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Ethiopia also say Water is Thicker than Blood-ውሃ ከደም ይወፍራል

May 30, 2013

The Roar and the Reality: What Hamdeen Sabbahi  and Abdel-Akher Hammad Missed

Zerihun Abebe Yigzaw

This piece is my response to the remarks made by two public figures from Egypt.

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Today two known figures from Egypt have aired their views about Ethiopia’s mega project on the Nile-the Grand Ethiopian Renaissance Dam (GERD). In one way or another the tone of these two individuals known Egyptian opposition leader and former presidential candidate Hamdeen Sabbahi  and Al-Gamaa Al-Islamiya mufti Abdel-Akher Hammad is similar. Hamdeen whil considering Ethiopia’s dam project tantamount to declaration of war, he said that “If such a war is forged against us, we are ready to fight and we will embark on it with all our strength to defend our honour.” Sabbahi on his part going on saying that Ethiopia’s decision to go ahead with the project – only days after President Mohamed Morsi’s state visit to the country – was “extremely humiliating to Egyptians.”   From this we can understand that, their concern is not the reality on the ground but the honor and pride of Egypt which it unfairly claimed for long due to the unjust help of its colonial master Great Britain. While talking about Egyptian pride and honor these two individuals seem to forget the pride and honor of Ethiopia and other upstream states.

Though, I do not blame these individuals for what they said. It is because they are from the old school and thinking incubated by Anwar Sadat and his successor Hosni Mubarak who only sees the Nile from one angle and denying other states as if they are not there with their people. Sabbahi is talking about using the Suez Canal to punish Ethiopia to stop it from utilizing the Nile waters. What he missed is there is other route to reach to Ethiopia despite the short way goes long but left a scar on the relation between the two brotherly countries. And this scar will be painful. And I hope and I think the government of President Mohamed Morsi is wise and knows what to say, what action to take, when and how-to maintain the good relation between the Nile Riparian states and to use the fruits of the Nile waters for mutual benefit.

 These issues must be clear to these people and all Egyptians. Firstly, the Nile is a pride and honor of all peoples and countries sharing the river. The Nile is a gift of all the riparian states and their people. Hence they have the right to utilize the waters of the Nile for any thing they want, at any time in accordance with international law and good neighborhood and brotherhood as children of one river-the Nile. Secondly, it is a publicly stated position of Ethiopia that Ethiopia has called downstream Egypt and Sudan that they should share the costs of the dam because they are also the beneficiaries from the end results of the GERD. By denying this fact as if they are not heard, the remarks proved to us that, they are still in their old school and fortress made by Sadat and enhanced by Mubarak which will profit nothing except suspicion and mistrust. Thirdly, it should be clear for Egyptians that there is no one in upstream-Ethiopia to harm Egypt. Ethiopia’s aim is one-to meet its energy needs and to lift up its people from poverty and hunger. Ethiopia must not and will not shackle its hand not to utilize its water resources while its people are dying of hunger and live in darkness while the whole Egypt turned to a shining jewel and while the Sahara desert is turned into something green. Ethiopia’s call is one-let us share the waters of the Nile together for mutual benefit.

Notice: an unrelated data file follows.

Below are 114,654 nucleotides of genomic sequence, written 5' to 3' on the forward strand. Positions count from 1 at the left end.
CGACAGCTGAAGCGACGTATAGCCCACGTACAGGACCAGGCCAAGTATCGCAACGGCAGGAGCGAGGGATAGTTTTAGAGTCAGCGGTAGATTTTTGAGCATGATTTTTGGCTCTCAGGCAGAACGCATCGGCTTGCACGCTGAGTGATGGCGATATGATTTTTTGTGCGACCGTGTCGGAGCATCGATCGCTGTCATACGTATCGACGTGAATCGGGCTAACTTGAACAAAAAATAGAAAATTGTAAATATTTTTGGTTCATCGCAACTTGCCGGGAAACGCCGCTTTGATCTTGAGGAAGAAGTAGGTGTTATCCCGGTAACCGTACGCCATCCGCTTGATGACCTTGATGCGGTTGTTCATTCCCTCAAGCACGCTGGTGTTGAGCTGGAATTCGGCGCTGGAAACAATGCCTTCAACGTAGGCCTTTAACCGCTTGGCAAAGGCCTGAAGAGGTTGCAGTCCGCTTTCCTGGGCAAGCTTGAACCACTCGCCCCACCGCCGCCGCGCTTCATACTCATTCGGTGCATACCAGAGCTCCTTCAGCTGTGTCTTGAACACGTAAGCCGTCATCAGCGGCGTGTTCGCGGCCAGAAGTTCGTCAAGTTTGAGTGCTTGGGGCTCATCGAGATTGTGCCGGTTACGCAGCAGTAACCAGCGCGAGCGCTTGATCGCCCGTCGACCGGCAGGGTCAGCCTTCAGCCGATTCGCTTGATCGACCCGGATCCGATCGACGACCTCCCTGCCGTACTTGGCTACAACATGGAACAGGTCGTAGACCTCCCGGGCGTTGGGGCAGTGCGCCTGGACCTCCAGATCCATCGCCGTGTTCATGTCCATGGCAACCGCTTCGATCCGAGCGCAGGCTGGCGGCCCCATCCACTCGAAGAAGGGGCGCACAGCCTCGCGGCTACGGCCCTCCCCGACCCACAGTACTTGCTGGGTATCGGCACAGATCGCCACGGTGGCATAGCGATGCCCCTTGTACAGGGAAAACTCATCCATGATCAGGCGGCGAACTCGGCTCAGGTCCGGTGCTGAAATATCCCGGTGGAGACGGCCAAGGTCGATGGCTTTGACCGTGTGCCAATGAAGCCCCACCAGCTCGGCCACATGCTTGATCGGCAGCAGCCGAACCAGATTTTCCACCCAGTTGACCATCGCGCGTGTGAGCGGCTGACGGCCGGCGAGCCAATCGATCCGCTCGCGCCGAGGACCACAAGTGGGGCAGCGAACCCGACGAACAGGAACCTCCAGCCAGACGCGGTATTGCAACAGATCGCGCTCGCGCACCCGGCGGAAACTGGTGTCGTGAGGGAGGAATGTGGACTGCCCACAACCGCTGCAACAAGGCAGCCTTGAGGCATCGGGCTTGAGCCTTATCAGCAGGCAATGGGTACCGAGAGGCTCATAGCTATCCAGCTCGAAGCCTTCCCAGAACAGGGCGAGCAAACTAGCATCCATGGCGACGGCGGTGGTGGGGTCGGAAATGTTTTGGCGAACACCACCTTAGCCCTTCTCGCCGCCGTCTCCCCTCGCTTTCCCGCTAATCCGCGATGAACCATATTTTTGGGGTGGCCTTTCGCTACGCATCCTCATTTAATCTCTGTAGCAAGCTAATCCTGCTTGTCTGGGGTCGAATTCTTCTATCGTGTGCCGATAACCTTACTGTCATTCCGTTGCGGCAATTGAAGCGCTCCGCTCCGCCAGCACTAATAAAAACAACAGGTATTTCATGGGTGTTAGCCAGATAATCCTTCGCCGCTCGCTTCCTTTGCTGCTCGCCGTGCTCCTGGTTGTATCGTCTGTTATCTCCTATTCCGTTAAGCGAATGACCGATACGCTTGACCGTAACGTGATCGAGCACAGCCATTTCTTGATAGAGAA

Irrespective of the truths on the ground and rather than sorting out constructive arguments that will benefit the Nile riparian states, the two individuals run to yell about war. Who will benefit from war? Do they know the long-term consequence that will not be healed by one or two generations? What did Egypt profit from previous attempts of war from Ethiopia? Is war as simple as these individuals spoke? I think Alula Aba Nega, Khedive Ismail Pasha or Werner Munzinger must not be alive to remind these guys about the consequences of Gundet and Gura. War rhetoric will not help. It is destructive and its consequences sever. The means of war have been changing throughout history and a lot of transformation has been recorded with the change in technology. But this must be clear and underlined-the essence of war is not changed. I hope both individuals will regret for what they said. Alula Aba Nega

What amazed me is that, Sabbahi further going on saying that “a drop of water would exceed a drop of blood in value.” I hope Egypt`s Ambassador in Ethiopia Mohamed Idrees told him that we in Ethiopia also say Water is thicker than Blood. And the message is very clear. I retreat to say it, in Ethiopia our call is clear. Our message here at Guba where the dam is constructed is not of war but peace, not of hostility but friendship, not of suspicion but trust. Ethiopia has stretched its hand to hug; it is up to Egypt to accept this call of brotherhood as children of one Nile. We are saying አንድ ወንዝ አንድ ህዝብ-نهر واحد شعب واحد (nhar wahid she`ab wahid)-one river one people. But if you talk about blood and water we also say, Water is thicker than Blood.

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